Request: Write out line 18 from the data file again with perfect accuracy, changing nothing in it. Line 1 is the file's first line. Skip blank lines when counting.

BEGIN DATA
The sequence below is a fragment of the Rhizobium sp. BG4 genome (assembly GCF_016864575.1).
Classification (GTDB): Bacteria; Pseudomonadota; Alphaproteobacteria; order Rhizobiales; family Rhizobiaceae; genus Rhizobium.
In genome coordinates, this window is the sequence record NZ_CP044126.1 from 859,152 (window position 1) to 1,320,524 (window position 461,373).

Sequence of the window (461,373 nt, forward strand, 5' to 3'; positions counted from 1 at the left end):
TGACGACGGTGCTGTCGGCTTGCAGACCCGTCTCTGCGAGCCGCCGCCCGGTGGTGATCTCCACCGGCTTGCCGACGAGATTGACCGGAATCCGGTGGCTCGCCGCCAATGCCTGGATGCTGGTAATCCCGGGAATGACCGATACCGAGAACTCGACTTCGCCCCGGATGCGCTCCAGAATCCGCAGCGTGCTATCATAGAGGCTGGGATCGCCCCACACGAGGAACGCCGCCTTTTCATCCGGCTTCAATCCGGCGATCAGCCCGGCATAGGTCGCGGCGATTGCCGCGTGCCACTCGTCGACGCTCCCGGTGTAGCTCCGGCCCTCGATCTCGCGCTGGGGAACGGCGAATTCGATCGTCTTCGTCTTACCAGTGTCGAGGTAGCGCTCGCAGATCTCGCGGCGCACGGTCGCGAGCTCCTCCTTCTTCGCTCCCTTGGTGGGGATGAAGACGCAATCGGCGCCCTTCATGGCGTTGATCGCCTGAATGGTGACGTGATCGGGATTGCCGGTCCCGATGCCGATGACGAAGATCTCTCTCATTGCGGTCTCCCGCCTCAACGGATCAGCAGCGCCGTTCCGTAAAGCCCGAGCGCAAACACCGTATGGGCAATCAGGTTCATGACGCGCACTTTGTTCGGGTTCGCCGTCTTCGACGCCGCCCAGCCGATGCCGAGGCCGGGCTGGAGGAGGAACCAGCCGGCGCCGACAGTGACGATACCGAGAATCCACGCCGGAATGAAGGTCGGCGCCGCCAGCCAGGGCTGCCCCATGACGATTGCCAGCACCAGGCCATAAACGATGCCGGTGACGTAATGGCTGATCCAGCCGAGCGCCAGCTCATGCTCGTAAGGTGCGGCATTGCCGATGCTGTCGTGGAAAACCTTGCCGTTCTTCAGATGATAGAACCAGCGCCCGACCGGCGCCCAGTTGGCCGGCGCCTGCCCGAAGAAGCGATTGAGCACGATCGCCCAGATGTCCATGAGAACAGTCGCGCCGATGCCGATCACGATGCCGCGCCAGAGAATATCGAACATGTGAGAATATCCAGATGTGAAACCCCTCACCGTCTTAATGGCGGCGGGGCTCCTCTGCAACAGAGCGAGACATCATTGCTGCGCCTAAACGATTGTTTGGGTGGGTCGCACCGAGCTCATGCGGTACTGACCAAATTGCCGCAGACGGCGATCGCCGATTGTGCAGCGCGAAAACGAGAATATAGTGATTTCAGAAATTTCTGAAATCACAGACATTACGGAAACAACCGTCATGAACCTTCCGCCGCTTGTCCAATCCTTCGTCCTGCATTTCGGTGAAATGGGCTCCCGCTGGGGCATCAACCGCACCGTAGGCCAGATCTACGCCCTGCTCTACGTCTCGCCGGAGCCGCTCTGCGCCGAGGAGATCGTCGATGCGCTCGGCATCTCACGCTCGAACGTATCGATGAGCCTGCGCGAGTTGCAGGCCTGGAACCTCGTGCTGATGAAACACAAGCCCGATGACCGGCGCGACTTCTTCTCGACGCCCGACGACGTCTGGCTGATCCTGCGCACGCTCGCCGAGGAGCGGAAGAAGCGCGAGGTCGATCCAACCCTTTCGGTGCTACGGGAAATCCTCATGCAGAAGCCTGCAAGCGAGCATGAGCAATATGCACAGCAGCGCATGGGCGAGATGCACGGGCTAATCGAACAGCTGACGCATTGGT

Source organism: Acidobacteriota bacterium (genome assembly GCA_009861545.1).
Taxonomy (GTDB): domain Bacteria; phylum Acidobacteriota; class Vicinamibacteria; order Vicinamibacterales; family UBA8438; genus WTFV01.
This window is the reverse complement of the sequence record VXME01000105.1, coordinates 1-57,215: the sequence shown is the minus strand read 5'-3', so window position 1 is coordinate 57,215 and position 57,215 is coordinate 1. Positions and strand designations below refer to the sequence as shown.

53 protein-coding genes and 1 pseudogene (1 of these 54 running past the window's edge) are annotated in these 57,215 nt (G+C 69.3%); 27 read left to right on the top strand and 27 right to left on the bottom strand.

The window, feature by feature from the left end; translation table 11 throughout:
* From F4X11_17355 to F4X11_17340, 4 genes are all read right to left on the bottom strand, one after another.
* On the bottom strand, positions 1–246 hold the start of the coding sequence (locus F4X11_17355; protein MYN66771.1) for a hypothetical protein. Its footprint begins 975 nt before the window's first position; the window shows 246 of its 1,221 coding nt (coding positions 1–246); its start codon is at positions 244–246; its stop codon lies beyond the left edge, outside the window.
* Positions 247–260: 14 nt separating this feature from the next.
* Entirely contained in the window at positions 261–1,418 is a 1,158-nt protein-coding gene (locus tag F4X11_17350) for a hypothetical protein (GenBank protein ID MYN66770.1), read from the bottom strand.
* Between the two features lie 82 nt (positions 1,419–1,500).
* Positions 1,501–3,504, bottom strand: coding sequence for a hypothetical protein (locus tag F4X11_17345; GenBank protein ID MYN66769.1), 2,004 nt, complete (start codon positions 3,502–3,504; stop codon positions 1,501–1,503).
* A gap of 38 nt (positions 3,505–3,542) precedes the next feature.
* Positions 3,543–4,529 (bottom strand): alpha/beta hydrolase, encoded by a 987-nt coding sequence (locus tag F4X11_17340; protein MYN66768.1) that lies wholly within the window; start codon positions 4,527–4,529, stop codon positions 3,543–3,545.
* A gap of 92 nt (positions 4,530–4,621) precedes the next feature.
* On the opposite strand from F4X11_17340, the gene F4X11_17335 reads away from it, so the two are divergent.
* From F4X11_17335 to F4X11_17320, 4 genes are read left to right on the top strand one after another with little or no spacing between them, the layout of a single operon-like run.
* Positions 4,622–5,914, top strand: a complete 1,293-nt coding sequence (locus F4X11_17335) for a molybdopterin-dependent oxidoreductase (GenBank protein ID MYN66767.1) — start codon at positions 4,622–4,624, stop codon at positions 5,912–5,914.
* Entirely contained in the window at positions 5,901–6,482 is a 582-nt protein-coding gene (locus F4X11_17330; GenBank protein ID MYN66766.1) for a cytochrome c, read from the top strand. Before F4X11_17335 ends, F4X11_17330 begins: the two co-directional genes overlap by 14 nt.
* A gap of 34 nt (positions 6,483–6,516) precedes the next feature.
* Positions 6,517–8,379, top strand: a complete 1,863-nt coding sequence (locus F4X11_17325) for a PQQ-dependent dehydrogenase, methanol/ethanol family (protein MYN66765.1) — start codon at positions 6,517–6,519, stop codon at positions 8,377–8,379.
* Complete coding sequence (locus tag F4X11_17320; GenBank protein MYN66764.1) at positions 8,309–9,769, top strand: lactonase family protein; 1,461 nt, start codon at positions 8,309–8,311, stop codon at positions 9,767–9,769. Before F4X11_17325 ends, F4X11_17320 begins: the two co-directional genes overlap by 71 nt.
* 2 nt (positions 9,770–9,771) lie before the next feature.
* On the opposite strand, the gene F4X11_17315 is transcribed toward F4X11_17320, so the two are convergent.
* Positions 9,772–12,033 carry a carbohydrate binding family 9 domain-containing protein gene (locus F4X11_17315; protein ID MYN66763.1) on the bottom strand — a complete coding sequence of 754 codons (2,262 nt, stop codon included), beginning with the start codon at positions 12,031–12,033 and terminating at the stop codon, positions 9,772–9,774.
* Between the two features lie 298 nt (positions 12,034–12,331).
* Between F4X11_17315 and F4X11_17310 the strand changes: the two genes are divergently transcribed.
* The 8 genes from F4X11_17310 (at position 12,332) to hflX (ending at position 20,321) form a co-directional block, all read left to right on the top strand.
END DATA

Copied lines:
* Positions 3,543–4,529 (bottom strand): alpha/beta hydrolase, encoded by a 987-nt coding sequence (locus tag F4X11_17340; protein MYN66768.1) that lies wholly within the window; start codon positions 4,527–4,529, stop codon positions 3,543–3,545.